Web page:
A.B. 2098 “does not mandate that there has to be a consensus,” Liska replied, and “there may well be situations where there is no scientific consensus or where multiple options fall within the standard of care.” But she said some kinds of “egregious” advice—such as claims that “the vaccines contain microchips that will have aliens abduct you,” that “the vaccines make you magnetic,” or that “they’ll make you infertile”—are “just not acceptable to give to a patient in the specific context A.B. 2098 covers, which is within the exam room…while caring and treating for an individual patient.”
Forrest pressed Liska to go beyond those “dramatic examples.” Suppose, she said, a patient asks whether she should get her “small kids” vaccinated, and the doctor replies, “Well, I mean, it’s up to you, but I’ll just tell you I didn’t, because I think that small children are less at risk.” Would that doctor be subject to professional discipline under A.B. 2098?
“If what they say is false, is contradicted by the contemporary scientific consensus, and [is] outside the standard of care, they could be, yes,” Liska said. “It’s difficult—”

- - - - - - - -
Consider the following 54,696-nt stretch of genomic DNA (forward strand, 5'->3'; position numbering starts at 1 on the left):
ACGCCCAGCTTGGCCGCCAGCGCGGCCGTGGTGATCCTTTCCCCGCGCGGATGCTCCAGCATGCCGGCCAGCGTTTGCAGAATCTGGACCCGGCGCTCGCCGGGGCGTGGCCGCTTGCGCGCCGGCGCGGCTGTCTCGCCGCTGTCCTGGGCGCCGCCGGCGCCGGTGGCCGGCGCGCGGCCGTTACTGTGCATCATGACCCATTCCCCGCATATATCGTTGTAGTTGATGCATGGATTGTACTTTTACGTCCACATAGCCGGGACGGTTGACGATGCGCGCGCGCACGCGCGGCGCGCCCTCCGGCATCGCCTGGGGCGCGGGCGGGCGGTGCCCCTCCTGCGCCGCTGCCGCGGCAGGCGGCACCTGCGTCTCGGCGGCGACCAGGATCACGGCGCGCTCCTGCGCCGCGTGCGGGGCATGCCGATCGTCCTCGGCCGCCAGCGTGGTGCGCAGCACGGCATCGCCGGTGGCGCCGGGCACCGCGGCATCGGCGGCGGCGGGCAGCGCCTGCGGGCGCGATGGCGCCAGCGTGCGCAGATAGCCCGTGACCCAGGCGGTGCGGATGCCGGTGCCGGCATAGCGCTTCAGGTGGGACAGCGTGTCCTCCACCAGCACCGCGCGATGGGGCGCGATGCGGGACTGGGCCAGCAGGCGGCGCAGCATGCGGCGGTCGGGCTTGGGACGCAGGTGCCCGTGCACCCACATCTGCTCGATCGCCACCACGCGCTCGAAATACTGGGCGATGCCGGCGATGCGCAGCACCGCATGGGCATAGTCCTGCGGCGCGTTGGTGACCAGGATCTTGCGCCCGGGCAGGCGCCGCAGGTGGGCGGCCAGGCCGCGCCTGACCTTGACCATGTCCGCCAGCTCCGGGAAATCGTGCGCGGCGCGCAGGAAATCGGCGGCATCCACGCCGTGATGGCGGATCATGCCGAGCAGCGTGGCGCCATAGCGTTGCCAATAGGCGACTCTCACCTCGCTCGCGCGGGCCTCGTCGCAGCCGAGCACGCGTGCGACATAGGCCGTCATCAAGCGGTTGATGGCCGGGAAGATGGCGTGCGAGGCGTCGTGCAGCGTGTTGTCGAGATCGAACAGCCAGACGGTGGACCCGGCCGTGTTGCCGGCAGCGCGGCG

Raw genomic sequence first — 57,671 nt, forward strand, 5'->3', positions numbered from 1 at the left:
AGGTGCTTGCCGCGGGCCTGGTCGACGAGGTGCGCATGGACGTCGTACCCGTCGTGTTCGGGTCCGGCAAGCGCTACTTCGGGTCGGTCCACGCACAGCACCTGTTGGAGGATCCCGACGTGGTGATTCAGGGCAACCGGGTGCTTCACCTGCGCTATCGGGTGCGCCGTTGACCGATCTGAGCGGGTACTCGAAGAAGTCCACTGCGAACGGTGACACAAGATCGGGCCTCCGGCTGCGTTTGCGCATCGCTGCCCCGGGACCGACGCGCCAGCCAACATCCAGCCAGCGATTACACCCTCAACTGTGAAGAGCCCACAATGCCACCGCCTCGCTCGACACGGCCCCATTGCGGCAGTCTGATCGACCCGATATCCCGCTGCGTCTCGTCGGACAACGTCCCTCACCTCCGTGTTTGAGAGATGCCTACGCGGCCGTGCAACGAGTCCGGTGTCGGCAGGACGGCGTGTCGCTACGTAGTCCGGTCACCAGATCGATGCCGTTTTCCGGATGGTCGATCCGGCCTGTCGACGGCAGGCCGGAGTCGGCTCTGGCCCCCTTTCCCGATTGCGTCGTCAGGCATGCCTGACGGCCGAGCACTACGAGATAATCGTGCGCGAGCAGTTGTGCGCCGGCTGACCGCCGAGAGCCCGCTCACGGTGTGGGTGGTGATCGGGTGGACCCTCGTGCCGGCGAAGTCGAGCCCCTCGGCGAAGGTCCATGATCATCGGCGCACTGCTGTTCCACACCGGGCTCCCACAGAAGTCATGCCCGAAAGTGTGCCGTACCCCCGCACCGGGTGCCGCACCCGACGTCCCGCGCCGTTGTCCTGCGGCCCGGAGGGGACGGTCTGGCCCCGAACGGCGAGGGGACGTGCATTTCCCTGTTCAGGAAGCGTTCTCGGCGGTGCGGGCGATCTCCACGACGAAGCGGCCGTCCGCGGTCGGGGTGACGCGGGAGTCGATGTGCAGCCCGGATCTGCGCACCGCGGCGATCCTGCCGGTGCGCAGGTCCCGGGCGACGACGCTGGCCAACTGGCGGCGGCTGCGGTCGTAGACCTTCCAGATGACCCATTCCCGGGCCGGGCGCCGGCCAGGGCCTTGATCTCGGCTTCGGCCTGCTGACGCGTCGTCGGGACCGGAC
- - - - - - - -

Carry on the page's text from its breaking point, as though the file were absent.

Here Forrest interrupted Liska and asked her to “apply this law to the scenario I just described.” After all, she said, “the statute doesn’t define what the consensus is,” so “how is a doctor…gonna know what he should or shouldn’t say?” Liska again invoked “the standard of care,” which she says applies “in all contexts” of medical regulation. But as Forrest noted, A.B. 2098 seemed to modify the standard of care by adding a requirement that doctors hew to a government-recognized consensus.
“Isn’t that exactly what they’re worried about?” Judge Kathleen Cardone asked. “What is that standard of care, particularly when it pertain[s] to COVID? I think that’s what Judge Forrest is asking you….How does a doctor know where they’re supposed to be? Isn’t that exactly why they were afraid of this statute?”
Forrest also asked Liska to address a point that LJC attorney (and president) Jacob Huebert made during his oral argument. “From the very beginning” of the pandemic, Huebert noted, “people’s ideas about how to treat [COVID-19] and how to prevent it were constantly evolving, and something that was considered appropriate one day might not be considered appropriate the next.” Forrest wondered whether A.B. 2098 allowed for the fact that “we need discussion because what we know today might be improved, might change, because we’ll learn something different tomorrow.”